Appellees, as personal representatives for the benefit of the eight surviving Lopez children, brought this action in the United States District Court for New Mexico to recover for alleged acts or omissions of negligence on the part of appellant. Their complaint in essence stated that appellant failed to adequately warn motorists of approaching trains. Specifically, appellant failed to construct and maintain a reasonably safe crossing; failed to exercise reasonable care in the operation of its equipment; failed to install and maintain adequate warning signs or signals; and failed to maintain proper control of its train. Appellant denied any negligence and filed a third-party complaint against the City of Alamogordo, alleging that the injuries were proximately caused by the willful negligence of third-party defendant, including failure to construct and maintain a reasonably safe crossing and approach; failure to install and maintain adequate warning signs and signals; and knowingly maintaining extra hazardous conditions at an unusually dangerous crossing. Appellant also alleged the City of Alamogordo should provide one-half contribution for any verdict rendered against the railroad.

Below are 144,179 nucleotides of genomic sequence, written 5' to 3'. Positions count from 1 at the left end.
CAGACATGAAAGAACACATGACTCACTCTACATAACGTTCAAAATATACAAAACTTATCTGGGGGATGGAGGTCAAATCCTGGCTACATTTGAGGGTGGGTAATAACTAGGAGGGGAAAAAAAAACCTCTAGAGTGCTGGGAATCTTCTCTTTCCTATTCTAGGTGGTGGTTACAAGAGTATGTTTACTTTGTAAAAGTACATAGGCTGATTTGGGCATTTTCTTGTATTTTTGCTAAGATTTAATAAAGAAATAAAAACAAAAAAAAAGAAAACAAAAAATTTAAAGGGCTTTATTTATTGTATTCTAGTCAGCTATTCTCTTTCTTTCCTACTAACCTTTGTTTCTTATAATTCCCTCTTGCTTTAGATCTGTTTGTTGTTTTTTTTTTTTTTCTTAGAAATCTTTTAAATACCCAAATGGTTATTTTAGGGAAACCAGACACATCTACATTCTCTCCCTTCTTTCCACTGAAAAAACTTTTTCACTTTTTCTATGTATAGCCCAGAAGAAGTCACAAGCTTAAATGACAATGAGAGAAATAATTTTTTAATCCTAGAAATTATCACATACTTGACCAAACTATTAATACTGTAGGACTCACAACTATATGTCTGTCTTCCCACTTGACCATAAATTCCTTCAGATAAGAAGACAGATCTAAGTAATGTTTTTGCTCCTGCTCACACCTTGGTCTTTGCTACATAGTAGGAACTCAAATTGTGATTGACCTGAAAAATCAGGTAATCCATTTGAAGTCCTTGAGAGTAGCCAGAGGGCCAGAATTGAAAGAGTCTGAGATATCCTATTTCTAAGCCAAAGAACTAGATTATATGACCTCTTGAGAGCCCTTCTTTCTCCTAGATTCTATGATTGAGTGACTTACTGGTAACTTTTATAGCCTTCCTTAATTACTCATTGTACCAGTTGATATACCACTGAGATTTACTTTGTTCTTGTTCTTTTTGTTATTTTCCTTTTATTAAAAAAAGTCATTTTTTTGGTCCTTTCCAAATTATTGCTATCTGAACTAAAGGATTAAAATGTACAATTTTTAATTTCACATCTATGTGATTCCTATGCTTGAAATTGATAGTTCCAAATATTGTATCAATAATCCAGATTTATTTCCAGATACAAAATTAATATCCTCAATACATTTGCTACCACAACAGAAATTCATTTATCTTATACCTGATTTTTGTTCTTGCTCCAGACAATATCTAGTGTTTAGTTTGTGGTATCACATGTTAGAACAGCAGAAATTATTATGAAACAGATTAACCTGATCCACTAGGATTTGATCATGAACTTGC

At trial appellees' evidence included the following. Mrs. Greenwood, the only eyewitness to the accident, testified that she was driving along Canal Street shortly after 8:00 o'clock in the evening of May 3, 1972; it was then dusk but not dark. Upon approaching the Canal Street crossing she pulled up to the crossing and stopped with the front end of her car a little past the stop sign. She then started to go on but saw the train approaching and stopped again. She testified that she first saw the train when the front end of the engine was less than 100 yards from the crossing. Mrs. Greenwood did not hear any whistle until about the time she saw the train and even then the whistle was only a short blast. The front windows on the driver's side and the passenger's side of her station wagon were open. She did not have a radio in her car which might have obstructed her hearing. Mrs. Greenwood further testified the Lopez truck, which was approaching the crossing from the opposite direction, was near the railroad tracks by the time the train whistle was blown.